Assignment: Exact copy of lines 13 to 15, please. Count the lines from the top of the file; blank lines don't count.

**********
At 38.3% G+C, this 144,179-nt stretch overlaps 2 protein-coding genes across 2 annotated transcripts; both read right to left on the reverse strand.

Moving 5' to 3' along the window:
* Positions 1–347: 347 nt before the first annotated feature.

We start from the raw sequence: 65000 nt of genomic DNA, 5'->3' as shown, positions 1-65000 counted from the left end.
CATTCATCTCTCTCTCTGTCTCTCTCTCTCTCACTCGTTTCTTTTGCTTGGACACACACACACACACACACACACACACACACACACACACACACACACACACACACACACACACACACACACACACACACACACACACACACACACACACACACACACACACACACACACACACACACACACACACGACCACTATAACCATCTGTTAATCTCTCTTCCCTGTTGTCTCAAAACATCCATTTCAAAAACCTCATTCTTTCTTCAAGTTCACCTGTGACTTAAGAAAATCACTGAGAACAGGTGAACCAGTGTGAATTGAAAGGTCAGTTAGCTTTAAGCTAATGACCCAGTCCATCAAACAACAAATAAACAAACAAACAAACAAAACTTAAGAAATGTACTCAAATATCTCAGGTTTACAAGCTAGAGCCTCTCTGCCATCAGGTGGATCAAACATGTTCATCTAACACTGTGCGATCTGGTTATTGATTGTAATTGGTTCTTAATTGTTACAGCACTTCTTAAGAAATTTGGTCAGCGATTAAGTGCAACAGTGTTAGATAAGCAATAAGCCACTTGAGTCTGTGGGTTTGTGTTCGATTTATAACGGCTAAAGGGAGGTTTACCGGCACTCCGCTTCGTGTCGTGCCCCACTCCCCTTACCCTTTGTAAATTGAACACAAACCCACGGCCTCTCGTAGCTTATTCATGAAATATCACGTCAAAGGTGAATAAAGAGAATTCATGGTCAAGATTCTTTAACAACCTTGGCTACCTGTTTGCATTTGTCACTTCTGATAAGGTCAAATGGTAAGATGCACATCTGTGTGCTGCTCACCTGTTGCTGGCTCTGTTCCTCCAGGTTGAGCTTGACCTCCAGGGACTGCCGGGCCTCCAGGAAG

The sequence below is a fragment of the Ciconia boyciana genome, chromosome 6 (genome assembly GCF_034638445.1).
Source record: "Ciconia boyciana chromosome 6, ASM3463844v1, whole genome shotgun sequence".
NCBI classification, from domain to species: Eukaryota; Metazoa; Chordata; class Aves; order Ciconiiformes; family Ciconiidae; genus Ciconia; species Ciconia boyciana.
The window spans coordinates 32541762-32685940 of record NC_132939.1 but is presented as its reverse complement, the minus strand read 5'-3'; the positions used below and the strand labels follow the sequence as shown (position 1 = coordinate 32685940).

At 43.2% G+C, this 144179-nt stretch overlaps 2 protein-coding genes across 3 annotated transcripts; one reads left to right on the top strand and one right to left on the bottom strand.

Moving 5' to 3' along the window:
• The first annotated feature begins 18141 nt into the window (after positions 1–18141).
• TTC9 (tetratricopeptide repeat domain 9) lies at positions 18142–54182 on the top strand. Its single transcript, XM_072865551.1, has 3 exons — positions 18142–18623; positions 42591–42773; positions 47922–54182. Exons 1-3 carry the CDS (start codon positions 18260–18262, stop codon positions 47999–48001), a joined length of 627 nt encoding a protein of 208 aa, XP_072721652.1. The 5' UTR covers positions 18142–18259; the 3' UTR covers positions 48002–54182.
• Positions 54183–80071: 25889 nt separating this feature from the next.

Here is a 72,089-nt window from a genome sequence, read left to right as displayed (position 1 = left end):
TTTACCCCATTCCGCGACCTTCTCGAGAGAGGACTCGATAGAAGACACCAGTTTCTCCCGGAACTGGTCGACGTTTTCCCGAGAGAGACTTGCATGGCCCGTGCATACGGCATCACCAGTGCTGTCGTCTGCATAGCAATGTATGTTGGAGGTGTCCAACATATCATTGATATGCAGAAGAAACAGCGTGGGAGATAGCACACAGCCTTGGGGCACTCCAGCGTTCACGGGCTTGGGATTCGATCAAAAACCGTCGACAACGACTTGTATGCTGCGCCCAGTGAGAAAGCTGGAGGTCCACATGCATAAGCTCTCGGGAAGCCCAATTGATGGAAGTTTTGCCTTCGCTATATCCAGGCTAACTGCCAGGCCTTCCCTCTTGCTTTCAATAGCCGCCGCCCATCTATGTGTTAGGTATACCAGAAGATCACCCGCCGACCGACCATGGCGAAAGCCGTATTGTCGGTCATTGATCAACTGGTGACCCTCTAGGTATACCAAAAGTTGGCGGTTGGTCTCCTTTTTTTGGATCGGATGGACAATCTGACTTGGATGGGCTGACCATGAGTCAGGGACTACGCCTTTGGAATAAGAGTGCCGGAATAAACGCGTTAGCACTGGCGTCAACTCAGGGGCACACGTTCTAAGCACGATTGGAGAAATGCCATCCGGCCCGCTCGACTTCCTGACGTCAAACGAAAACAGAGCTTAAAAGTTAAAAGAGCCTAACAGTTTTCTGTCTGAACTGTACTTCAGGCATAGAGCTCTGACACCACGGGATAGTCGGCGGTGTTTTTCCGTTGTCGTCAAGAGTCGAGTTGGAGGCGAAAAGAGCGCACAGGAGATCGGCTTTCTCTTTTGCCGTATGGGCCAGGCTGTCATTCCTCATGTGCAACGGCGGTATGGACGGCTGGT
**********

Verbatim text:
• TTC9 (tetratricopeptide repeat domain 9) lies at positions 18142–54182 on the top strand. Its single transcript, XM_072865551.1, has 3 exons — positions 18142–18623; positions 42591–42773; positions 47922–54182. Exons 1-3 carry the CDS (start codon positions 18260–18262, stop codon positions 47999–48001), a joined length of 627 nt encoding a protein of 208 aa, XP_072721652.1. The 5' UTR covers positions 18142–18259; the 3' UTR covers positions 48002–54182.
• Positions 54183–80071: 25889 nt separating this feature from the next.

Here is a 72,089-nt window from a genome sequence, read left to right as displayed (position 1 = left end):